The relationship of parents and offspring in birds is quite original. Surprisingly, any (most importantly, moving) object is more important for an animal than a static stuffed animal of its own kind! Another observation of Lorentz is also interesting. The scientist discovered that birds have certain inherent behavioral patterns. The geese chicks always followed the person in such a way that he was under the same angle of view. Because of this, the cubs when following a man are forced to stay away from him than if they were following their mother - because of the difference in size. When the scientist entered the pond, the chicks followed him, and the deeper he entered the water, the closer they swam. In the end, when the water was up to his neck, the chicks sat on his head.

Such attachments last for a long time, possibly for a lifetime (recently completed studies, however, have shown that they are still partially reversible). In this case, an animal can become a creature completely abnormal in the sense that it loses the ability to be interested in its fellow tribesmen. For example, a person seems to be the most inappropriate sexual partner for a bird. However, the jackdaw grown by Lorenz brought him flour worms, and when the professor, as one can easily imagine, showed a completely understandable human standards unwillingness to eat them, the bird tried to put the worms in his nose or ear. No matter how anecdotal it may look, now there are more than twenty-five species of birds that have been raised at home, who consider humans to be their narrowed.

Sexual imprinting at jackdaws, zebra insects and oak-trees takes place relatively early: when these birds are still sitting in the nest. Bullfinches, ravens, ravens make their choice later. Who will be their sexual partner is finally determined before they become adults.

For example, songbird songs are not their innate voices at all. Males learn to sing when they are still sitting little chicks in the nest, and dad sings nearby. They “capture” the song, but they themselves will not sing until soon - upon reaching puberty. The females will not sing, but they will respond to the songs of their peers - as the sexually significant voices of representatives of their biological species. If the dad doesn’t sing at the nest, the ability to sing in the offspring will not be formed, the individuals will become socially inferior, their participation in reproduction (reproduction) will be distorted or completely impossible.

Or it also happens that the males learn a song of an alien biological species and try to play it - to the extent that their own vocal apparatus allows. The birds that always learn the father’s song include bullfinches. Because the snowflake, unlike many other chicks, needs to not only hear how his father sings, but also be sure to see him, communicate with him. Under normal conditions, in nature, the nestling's father is a bullfinch. And if the snowflake was brought up by the canaries, he will learn the stepfather’s song. Nothing wrong with that. If a female appears in the cage, the bullfinch will behave as it should, get a family. True, his sons will sing a canary song. And even the grandchildren of this bullfinch will perform the same song.

There are another birds doing the same. These are zebra amadins. If their chicks are raised by a pair of bronze amadines, then they copy the song of their parents. Young zebra madadins, like bullfinches, learn the song of educators even when birds of their own kind are sounded near them. However, unlike a bullfinch, a male zebra amadina, becoming an adult, will address all her courtship to birds of a different species, the one that raised him - bronze amadines.Even if there is a female of his species nearby, who greets him with shouts, the male does not pay attention to her. He approaches the bronze amadina, and she most often tries to run away from him. If the male is forced to breed offspring with a female of her own species, and after a few years, in addition to her, she again faces a bronze amadina, the male will again choose her, begin to look after her. The sisters of this male will also consider the bronze amadine males to be the best, will try to choose a place on the perch next to them, and not with males of their kind.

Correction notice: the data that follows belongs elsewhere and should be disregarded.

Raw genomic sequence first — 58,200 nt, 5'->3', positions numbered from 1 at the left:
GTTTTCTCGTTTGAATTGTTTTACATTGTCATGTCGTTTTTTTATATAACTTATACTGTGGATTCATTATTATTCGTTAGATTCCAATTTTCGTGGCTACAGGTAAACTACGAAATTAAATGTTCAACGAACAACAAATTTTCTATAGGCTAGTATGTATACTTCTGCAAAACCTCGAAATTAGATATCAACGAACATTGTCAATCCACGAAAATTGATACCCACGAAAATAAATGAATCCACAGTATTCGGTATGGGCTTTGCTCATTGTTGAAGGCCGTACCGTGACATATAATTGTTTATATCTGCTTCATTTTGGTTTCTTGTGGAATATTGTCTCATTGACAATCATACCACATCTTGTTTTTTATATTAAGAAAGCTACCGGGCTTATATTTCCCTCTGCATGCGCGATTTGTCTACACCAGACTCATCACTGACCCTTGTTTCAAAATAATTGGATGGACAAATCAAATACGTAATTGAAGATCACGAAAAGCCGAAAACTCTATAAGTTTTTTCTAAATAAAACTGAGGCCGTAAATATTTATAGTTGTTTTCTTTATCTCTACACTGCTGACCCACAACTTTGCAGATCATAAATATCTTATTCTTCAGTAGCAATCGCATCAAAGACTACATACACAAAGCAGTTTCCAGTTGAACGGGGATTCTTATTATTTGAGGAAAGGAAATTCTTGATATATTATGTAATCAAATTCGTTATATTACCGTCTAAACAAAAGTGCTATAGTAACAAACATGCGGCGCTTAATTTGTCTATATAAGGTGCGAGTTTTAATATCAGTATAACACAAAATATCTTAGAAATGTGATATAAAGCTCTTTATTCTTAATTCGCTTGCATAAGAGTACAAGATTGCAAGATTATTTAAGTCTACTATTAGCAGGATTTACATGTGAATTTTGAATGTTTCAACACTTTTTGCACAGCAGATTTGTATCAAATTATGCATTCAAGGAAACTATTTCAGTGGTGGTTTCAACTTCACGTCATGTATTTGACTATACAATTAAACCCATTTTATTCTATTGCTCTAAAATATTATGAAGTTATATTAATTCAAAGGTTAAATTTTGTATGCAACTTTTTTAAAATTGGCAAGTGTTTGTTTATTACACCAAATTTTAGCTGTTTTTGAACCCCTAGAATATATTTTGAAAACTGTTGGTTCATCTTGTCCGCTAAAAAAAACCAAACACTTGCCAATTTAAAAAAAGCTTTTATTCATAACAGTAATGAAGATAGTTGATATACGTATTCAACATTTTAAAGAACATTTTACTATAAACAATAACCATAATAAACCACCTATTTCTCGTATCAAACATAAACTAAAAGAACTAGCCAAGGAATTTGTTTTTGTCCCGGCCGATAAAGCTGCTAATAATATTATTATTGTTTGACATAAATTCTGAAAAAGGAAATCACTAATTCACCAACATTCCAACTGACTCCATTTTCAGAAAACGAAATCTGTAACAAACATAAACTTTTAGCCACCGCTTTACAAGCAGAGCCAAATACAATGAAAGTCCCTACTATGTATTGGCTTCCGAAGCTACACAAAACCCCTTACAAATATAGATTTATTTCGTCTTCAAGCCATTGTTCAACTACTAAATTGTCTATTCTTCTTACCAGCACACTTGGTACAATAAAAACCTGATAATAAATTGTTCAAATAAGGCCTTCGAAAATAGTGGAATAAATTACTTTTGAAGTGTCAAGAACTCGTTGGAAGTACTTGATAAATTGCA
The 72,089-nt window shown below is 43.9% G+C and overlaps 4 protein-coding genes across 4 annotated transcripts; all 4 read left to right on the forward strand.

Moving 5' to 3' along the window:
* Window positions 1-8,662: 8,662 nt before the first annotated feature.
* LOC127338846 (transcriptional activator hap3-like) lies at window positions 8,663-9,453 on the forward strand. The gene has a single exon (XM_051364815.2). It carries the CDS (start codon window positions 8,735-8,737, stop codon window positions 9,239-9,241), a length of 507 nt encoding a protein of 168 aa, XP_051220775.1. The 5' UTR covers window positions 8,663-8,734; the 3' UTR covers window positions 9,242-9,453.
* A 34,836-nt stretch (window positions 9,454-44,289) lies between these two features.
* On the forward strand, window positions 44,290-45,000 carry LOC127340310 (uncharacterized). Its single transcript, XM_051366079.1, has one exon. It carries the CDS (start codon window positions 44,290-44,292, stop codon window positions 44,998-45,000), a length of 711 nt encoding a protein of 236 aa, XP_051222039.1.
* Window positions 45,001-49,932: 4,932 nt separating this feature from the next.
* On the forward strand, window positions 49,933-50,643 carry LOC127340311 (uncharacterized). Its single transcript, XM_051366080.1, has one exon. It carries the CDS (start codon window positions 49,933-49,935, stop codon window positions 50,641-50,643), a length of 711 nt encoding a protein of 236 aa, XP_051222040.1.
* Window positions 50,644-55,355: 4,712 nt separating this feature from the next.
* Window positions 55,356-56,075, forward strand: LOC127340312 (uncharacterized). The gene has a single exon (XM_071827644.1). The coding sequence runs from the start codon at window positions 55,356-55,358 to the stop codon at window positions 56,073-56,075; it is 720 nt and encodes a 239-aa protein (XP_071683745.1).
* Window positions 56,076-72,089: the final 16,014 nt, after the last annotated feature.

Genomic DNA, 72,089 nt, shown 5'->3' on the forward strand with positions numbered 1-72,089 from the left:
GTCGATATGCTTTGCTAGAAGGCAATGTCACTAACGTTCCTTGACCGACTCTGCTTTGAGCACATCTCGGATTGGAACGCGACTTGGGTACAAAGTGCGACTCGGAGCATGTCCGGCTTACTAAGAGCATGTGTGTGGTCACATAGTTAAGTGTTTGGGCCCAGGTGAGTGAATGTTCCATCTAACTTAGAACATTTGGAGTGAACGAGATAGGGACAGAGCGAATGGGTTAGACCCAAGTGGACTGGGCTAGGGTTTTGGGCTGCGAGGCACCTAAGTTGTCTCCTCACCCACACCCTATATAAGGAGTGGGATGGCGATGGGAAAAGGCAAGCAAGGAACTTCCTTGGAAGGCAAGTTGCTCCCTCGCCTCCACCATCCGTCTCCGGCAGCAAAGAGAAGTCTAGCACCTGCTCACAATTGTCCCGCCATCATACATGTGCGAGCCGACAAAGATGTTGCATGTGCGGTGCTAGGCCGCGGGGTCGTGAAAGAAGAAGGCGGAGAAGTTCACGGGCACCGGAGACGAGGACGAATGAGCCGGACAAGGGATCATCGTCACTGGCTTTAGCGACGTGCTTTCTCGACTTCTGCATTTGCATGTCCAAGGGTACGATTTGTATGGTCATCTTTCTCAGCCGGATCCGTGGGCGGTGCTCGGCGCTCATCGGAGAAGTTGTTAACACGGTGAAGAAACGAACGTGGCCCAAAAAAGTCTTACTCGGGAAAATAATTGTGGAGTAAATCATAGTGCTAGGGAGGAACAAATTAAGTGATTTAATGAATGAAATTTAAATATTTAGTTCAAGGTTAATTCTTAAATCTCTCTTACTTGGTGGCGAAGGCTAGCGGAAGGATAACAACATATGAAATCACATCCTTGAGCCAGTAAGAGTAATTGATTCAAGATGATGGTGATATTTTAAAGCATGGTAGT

It is also known that the earliest voice recording in birds, for example mallards (duck species), hollows of trees near water bodies. The female, when hatched, emits a characteristic quack, and the ducklings in the egg are imprinted on this sound. When the ducklings hatch, they flee to the voice, wherever the quacking mother is. The ducklings bred in the incubator are not able to recognize the duck's call, and do not follow it into the water.

Imprinting in mammals

Dogs and foxes — especially dogs — have been well studied, and imprinting is a classic example of capturing the type that is characteristic of animals whose offspring are born helpless. In these animals, the critical period is so extended that sometimes it is impossible to establish with accuracy either its beginning or end.

Experiments on raising animals (for example, puppies) are well known, which during a critical period were kept in complete isolation or in isolation from humans, allowing them to contact only with their brothers or other animals: kittens, rabbits, lambs. It turns out that the puppies that were kept during the entire week of the critical period under abnormal conditions subsequently differed in anomalies in relations with their social environment. If they were kept in complete isolation, then they became uncommunicative and fearful, if the puppies grew up in contact only with the person, then later they preferred to be only in his company, and not in the company of dogs, if they communicated with lambs, rabbits or cats, then then they were drawn only to these animals, if they were only among dogs, then they became “ordinary wild dogs” that were afraid of humans. During the critical period, short-term contacts of the puppy with some animal are sufficient, so that then he will establish good relations with the latter. It’s enough, for example, to contact a puppy with a person about twenty-two times a week for him to become completely attached to him.